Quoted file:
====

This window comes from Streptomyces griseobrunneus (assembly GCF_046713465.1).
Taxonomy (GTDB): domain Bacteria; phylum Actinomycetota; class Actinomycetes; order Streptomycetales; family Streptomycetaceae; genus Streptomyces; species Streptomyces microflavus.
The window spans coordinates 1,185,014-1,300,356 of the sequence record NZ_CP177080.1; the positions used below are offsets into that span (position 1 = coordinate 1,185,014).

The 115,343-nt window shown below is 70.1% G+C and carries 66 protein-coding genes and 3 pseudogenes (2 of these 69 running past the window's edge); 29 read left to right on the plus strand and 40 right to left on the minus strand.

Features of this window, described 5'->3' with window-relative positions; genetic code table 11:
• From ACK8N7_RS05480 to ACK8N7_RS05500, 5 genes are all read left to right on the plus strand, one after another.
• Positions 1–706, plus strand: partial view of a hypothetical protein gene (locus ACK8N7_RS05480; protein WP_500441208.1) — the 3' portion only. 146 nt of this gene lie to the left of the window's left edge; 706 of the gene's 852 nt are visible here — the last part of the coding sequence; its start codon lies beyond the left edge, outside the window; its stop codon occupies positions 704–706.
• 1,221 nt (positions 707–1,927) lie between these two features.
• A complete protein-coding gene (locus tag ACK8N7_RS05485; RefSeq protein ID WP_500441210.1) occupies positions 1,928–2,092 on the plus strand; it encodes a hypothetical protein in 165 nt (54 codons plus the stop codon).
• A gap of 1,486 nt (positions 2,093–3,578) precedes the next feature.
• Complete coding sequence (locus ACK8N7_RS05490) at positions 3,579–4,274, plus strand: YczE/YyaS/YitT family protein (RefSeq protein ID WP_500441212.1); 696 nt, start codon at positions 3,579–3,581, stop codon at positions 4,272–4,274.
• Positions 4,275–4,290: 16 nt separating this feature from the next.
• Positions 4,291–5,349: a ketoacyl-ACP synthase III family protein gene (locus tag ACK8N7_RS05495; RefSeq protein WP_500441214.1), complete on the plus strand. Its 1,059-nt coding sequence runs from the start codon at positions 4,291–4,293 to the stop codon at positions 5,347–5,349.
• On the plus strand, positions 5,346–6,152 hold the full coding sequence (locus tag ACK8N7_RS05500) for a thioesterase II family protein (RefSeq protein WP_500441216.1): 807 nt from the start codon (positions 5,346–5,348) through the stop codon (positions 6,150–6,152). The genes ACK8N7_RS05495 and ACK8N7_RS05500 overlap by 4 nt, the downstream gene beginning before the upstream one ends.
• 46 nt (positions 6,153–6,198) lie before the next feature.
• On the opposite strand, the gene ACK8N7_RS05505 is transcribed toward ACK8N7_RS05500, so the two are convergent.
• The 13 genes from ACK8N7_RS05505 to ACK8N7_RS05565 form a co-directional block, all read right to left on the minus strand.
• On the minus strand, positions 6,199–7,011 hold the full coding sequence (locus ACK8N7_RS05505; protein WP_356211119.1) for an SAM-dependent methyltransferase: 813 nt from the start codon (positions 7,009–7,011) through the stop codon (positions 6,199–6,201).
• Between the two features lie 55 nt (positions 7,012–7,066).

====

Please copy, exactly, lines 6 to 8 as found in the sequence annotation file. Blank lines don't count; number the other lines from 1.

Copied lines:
• From ACK8N7_RS05480 to ACK8N7_RS05500, 5 genes are all read left to right on the plus strand, one after another.
• Positions 1–706, plus strand: partial view of a hypothetical protein gene (locus ACK8N7_RS05480; protein WP_500441208.1) — the 3' portion only. 146 nt of this gene lie to the left of the window's left edge; 706 of the gene's 852 nt are visible here — the last part of the coding sequence; its start codon lies beyond the left edge, outside the window; its stop codon occupies positions 704–706.
• 1,221 nt (positions 707–1,927) lie between these two features.